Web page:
Media, Technology, and Education
CurriculumGeneral EducationIntegrated Clusters

Cluster Curriculum is General Education

After a busy summer, today is the first day of classes at Plymouth State University. The lead up to this new semester was full of meetings and presentations as we continue to move forward with the cluster initiative. I helped plan several sessions related to General Education during our University Days and was particularly excited about the positive response to the work that the Gen Ed Outcomes Task Force (GEOTF) did this summer. In one of the sessions, my good friend Mary Cornish said something that made me think about “cluster curriculum” in a new and helpful way.

We were talking about the fact that President Birx has identified the four tools of integrated clustersΒ and that three of the four tools are components of the General Education program. In particular, the president has said that the First Year Seminar is where students will start to learn how to work on real problems in interdisciplinary teams and that the Integrative Connection (INCO) course, which was designed to be a General Education capstone, is where students will pull together all that they have learned in their time at PSU to work on a meaningful project with their peers. These two courses form “bookends” to the students’ General Education experience at the university. In between these two courses, the president envisions that students will take “themed” courses, Gen Ed courses that are connected to each other in some way. I like to call these “pathways” to indicate that we are suggesting to students that they will get a longer term, meaningful experience if they take a particular set of courses. The fourth tool that the president identified, open labs, is also related to Gen Ed as a space where students from many disciplines can come to work together.

As we talked about the fact that three of the four tools were components of the Gen Ed program, Mary pointed out that we often talk about “cluster work” as though it is separate from General Education. But it seems that cluster work cannot be separated from Gen Ed. In fact, Mary said, for our students, cluster work IS the Gen Ed program. “Cluster curriculum” is the Gen Ed program.

Of course, some of what we’re doing with integrated clusters is not about curriculum. The administrative reorganization around clusters, for example, is not about curriculum. But most of our students will not be directly affected by our administrative reorganization. They will all be affected by any changes we make to the Gen Ed program. So for students, clusters equals General Education.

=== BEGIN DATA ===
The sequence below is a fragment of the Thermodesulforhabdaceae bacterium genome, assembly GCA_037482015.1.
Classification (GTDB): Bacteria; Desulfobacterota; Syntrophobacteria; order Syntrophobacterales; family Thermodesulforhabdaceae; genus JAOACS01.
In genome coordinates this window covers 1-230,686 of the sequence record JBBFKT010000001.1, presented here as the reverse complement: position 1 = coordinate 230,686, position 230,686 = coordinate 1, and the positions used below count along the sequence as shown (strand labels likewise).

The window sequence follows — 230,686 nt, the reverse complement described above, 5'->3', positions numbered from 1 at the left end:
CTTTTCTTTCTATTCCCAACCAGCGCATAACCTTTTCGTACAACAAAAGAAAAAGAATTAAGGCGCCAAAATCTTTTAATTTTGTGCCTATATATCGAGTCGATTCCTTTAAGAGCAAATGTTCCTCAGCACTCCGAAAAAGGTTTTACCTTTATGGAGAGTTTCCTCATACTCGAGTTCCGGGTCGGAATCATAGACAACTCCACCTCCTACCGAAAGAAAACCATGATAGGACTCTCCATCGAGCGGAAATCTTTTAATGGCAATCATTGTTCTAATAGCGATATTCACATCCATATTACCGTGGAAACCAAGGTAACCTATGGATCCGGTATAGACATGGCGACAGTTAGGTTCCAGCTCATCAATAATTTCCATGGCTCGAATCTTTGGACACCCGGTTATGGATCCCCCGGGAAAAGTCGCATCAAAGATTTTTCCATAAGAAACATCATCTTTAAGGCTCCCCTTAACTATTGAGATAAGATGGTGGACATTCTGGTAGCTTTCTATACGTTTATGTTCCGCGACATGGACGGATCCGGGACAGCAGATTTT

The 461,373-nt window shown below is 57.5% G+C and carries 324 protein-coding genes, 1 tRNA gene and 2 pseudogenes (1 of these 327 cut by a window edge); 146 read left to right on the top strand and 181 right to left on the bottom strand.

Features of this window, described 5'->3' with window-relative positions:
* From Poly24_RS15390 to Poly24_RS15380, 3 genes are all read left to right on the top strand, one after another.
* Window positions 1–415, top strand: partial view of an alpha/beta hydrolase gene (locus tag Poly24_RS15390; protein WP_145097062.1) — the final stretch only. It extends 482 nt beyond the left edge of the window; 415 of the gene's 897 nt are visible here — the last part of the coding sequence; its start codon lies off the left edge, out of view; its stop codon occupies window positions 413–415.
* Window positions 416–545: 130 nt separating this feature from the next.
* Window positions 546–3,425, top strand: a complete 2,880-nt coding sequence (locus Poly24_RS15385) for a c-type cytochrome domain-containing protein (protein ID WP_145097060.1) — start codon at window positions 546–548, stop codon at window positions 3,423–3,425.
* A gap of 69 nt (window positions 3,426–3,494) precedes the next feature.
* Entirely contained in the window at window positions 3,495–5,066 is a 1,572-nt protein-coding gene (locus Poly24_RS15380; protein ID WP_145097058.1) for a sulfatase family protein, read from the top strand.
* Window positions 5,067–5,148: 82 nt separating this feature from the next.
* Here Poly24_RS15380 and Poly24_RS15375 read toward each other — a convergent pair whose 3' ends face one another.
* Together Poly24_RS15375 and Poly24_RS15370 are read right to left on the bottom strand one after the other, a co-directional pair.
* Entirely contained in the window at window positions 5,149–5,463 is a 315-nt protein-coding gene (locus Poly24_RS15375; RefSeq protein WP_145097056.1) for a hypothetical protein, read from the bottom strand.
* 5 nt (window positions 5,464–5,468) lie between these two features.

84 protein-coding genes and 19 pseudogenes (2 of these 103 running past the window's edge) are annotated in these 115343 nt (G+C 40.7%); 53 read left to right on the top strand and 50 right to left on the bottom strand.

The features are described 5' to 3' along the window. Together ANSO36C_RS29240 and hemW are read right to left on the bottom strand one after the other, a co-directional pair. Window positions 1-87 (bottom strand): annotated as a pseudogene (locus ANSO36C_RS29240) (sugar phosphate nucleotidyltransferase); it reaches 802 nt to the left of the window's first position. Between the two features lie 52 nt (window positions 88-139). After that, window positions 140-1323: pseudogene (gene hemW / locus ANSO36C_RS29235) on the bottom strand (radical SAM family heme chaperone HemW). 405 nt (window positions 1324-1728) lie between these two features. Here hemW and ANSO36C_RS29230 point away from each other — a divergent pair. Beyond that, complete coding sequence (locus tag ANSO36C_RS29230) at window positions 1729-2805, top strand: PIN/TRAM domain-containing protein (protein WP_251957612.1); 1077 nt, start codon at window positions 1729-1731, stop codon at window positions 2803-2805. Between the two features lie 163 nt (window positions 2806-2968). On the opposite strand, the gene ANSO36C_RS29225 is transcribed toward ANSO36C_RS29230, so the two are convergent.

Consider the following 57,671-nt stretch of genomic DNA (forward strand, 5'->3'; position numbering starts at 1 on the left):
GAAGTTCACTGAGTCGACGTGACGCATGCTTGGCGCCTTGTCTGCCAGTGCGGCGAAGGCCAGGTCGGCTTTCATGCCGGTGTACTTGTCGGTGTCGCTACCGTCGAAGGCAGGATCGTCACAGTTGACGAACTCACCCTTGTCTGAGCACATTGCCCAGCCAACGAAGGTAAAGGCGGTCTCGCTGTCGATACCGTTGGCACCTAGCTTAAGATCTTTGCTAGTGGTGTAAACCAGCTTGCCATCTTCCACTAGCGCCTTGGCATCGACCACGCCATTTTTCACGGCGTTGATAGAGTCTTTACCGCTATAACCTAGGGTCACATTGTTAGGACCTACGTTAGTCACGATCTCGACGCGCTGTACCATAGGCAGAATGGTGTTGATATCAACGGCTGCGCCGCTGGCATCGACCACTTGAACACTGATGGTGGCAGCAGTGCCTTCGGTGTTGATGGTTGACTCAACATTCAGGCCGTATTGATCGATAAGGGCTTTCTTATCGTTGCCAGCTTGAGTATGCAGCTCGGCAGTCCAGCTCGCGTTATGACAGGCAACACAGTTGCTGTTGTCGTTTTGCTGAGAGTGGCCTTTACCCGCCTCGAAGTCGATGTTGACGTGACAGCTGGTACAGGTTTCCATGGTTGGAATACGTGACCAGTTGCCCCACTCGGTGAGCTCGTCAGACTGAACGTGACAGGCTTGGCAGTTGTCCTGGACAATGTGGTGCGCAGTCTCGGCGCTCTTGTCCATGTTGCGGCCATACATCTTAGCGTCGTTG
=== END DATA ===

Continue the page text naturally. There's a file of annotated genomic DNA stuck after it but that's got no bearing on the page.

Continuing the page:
I have talked about this with many people since Mary said it. Lots of people are talking about the kinds of changes we can/should make to our major programs to create cluster curriculum. I think those changes will be great! But if we want to reach EVERY student on campus, we need to focus on General Education. Every student (well, except transfer students–we need to figure out that issue) will take a First Year Seminar to begin to learn how to engage in multi-disciplinary projects that touch the outside world in some way. Every student will take an INCO course to cap off their Gen Ed program. Every student will take Directions courses that could be put together in pathways. In addition, Gen Ed is the one place in our current curriculum that we can ensure that students of different disciplines will be in the same classes. These classes can engage students from those different disciplines in the kinds of projects that we’ve identified as central to cluster work. So although we’ve typically talked about “cluster curriculum” as it relates to majors, I think the real “cluster curriculum” is the Gen Ed program.

I’m excited about this idea that, for students, “cluster work” is the General Education program because I’m passionate about the importance of a strong General Education program for all students. Burrett McBee made an interesting observation at one of the sessions I was helping with. He suggested that “General Education” is a bad name for what is such an important part of the university experience. It sounds generic and irrelevant. He suggested that we change the name to something that more accurately represents its central importance to what we’re doing. I am completely in favor!

Article written by:

I am currently Professor of Digital Media at Plymouth State University in Plymouth, NH. I am also the current Coordinator of General Education at the University. I am interested in astrophotography, game studies, digital literacies, open pedagogies, and generally how technology impacts our culture.


  1. lizahl

    Riding Burrett’s wave, I wonder how we might also reconsider the word “capstone,” with all its attendant metaphorical baggage. Are students in a “capstone” course putting a lid on something, or reaching the “highest” point? Or are students perhaps doing something more volatile, more energizing, more integrative, more tentative — not (only) completion, but “commencement” in the sense of new beginnings/connections? Maybe it’s not a capstone, but…something else? Lodestone? Catalyst? Launch pad? Hub? _________?

  2. Cathie LeBlanc

    Excellent point! In another session, someone suggested that “First Year Experience” be renamed to “Foundation Experience” or something like that to encompass transfer students. Maybe we have a house metaphor with the INCO being the front steps or front porch leading out into the world?

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